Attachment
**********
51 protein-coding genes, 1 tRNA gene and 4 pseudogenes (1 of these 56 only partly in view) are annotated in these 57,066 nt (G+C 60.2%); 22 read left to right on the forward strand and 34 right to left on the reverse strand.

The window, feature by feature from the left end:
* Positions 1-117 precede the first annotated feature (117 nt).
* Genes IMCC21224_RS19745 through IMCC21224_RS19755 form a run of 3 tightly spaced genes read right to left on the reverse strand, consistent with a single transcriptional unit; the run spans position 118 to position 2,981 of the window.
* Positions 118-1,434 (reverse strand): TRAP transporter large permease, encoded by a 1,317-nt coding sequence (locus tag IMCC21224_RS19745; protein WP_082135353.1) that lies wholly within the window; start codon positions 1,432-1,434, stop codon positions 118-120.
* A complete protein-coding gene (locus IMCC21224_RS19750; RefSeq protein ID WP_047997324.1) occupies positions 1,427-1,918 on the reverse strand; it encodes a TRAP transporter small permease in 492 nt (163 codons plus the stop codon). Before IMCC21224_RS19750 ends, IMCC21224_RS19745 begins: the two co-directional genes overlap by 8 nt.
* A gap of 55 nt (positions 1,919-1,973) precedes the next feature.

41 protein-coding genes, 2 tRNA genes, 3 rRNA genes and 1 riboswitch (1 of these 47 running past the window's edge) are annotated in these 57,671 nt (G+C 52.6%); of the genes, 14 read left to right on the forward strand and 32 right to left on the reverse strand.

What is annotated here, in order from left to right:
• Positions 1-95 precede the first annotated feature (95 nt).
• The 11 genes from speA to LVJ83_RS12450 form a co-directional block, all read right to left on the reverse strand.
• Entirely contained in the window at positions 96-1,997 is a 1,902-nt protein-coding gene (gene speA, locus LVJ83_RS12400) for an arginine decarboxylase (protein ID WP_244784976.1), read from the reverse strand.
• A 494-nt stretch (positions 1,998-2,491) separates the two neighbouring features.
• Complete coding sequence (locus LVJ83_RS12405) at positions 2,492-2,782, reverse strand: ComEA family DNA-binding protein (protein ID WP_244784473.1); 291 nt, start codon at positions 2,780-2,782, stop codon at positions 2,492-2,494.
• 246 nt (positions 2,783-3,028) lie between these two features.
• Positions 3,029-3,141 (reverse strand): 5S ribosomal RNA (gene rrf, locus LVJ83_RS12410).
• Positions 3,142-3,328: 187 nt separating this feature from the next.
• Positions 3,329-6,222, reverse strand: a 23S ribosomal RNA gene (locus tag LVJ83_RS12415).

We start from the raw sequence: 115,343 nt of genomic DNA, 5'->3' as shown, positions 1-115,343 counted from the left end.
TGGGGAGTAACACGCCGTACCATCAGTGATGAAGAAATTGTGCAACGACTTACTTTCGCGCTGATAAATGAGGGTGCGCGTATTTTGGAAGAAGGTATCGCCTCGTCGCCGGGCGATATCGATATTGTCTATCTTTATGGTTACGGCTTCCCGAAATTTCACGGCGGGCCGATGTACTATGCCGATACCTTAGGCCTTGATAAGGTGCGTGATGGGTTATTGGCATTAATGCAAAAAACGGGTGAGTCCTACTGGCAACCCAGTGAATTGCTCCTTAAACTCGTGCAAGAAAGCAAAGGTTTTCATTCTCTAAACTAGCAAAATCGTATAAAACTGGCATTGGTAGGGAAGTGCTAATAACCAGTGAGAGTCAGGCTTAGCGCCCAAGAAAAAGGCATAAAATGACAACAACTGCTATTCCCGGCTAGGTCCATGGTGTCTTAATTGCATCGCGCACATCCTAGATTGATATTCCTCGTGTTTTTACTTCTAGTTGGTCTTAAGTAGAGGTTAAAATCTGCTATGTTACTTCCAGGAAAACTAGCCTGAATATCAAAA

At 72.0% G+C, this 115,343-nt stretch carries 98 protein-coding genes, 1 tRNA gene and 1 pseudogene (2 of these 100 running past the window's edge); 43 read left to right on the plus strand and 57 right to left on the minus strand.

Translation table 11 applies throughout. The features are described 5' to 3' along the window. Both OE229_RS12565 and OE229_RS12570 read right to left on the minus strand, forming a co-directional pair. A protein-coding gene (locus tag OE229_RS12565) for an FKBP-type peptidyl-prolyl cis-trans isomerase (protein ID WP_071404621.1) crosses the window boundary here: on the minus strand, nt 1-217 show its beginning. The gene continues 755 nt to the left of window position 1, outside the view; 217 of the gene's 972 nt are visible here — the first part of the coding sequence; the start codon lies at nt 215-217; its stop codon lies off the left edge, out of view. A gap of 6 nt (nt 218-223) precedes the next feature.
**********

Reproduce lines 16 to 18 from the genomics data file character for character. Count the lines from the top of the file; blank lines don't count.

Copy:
• Positions 3,029-3,141 (reverse strand): 5S ribosomal RNA (gene rrf, locus LVJ83_RS12410).
• Positions 3,142-3,328: 187 nt separating this feature from the next.
• Positions 3,329-6,222, reverse strand: a 23S ribosomal RNA gene (locus tag LVJ83_RS12415).